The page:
Students watch a video about the Snake River. They learn about river formation and the power of water. Students label a map of the Snake River and define the different parts of a river.
This lesson is part of "Great States: Idaho Unit 2: Geography" in which students will come to understand that the physical environment is not static. Through geological processes and human action, seemingly fixed aspects of the landscape are constantly changing and have always been doing so. As the earth influences how people live, how people live in turn effects the earth.
4.SS.2.1.1: Use geographic skills to collect, analyze, interpret, and communicate data.
4.SS.2.3.3: Identify the geographic features of Idaho, and explain their impact on settlement.
Boise District 413.07: Use geographic skills to collect, analyze, interpret, and communicate data.
Boise District 413.06: Identify the geographic features of Idaho.
- Video: Rivers | Science Trek
- A smart board, projector, or other screen to show videos to the class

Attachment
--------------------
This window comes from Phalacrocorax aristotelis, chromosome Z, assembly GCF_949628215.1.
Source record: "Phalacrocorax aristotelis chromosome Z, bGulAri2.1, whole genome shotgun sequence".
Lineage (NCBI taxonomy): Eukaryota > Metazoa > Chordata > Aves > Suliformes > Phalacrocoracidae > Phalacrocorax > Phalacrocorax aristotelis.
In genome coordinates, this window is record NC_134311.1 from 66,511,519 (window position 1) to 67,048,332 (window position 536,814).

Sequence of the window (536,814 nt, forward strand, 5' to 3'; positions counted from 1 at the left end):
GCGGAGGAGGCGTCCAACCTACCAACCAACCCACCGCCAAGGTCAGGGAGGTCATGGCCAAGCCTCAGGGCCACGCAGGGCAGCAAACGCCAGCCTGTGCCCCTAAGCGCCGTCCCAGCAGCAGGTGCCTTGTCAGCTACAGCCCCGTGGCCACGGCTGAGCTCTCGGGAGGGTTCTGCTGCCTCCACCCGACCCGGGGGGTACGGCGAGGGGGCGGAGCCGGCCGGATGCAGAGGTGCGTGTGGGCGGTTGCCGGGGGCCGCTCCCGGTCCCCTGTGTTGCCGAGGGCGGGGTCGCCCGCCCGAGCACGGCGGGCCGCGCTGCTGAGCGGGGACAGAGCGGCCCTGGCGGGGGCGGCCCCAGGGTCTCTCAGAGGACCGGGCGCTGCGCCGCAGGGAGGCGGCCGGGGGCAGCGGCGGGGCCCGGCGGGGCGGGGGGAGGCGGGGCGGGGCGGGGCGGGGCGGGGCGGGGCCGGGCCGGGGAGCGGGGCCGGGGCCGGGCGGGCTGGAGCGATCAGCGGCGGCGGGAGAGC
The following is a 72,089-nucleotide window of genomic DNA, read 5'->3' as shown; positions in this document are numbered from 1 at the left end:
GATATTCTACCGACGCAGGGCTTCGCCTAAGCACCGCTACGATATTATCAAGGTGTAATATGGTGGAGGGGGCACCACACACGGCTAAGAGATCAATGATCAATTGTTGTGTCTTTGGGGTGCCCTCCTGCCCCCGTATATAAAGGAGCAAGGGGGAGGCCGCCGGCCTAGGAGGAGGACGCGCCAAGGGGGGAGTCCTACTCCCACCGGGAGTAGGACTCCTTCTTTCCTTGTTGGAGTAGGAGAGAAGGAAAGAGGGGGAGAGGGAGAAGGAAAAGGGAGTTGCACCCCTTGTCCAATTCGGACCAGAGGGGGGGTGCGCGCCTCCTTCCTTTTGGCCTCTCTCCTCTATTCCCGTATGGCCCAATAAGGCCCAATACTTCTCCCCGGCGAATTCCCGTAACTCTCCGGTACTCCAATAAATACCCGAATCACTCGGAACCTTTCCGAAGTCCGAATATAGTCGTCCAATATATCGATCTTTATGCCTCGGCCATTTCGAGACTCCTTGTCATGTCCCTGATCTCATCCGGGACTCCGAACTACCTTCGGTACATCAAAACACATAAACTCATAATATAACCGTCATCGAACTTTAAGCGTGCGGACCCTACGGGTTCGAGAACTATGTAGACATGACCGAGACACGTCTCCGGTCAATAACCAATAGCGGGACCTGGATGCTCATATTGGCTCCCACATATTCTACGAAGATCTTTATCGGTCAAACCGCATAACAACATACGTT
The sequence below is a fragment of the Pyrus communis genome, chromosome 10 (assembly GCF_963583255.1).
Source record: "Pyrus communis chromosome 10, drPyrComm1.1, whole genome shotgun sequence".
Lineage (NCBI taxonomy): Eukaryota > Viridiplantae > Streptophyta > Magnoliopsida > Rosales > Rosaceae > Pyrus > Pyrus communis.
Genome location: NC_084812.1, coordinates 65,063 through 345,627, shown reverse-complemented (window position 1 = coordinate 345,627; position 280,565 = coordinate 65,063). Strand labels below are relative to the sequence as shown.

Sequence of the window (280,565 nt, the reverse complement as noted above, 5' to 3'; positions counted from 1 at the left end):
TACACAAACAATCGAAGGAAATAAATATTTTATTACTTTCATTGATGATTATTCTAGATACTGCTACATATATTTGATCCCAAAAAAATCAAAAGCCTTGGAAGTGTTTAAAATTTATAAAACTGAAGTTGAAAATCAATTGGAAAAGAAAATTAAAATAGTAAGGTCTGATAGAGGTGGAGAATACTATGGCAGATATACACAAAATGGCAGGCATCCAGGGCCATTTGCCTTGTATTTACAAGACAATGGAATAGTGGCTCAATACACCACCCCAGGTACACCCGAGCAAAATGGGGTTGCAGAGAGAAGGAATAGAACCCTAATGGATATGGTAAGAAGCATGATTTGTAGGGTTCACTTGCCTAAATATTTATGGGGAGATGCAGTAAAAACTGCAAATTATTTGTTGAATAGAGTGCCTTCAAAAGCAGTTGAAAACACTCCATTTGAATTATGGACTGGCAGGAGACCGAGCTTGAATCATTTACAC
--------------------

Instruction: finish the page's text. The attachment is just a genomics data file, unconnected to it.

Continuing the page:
- Class set of Snake River Map handout
- Image: The Tetons and the Snake River
Tell students they will be watching a video about the Snake River. Instruct them to pay close attention to the terms the video explains, such as a meander or oxbow.
Play the video, Rivers | Science Trek [3:40].
Ask students: where does the water that feeds a river come from?
Distribute the Snake River Map handout and have students follow its instructions.
Project the image, The Tetons and the Snake River, by Ansel Adams.
Based on the information in the video, ask students to define the terms: inner bank, outer bank, and a meander. Then ask, “can anyone in the class point to these spots on the river image?”
- Creeks and streams, underground springs, snowfall and rain
Inner – where sediments are deposited by water
Outer – where water erodes and washes away the land
Meander – the curve of a waterway
On the closer curve, the inner is the east and outer bank is the west. Meander is the turn.
Wyoming, Idaho, Oregon, and Washington
Circles will be on western parts of Idaho
Oregon and Washington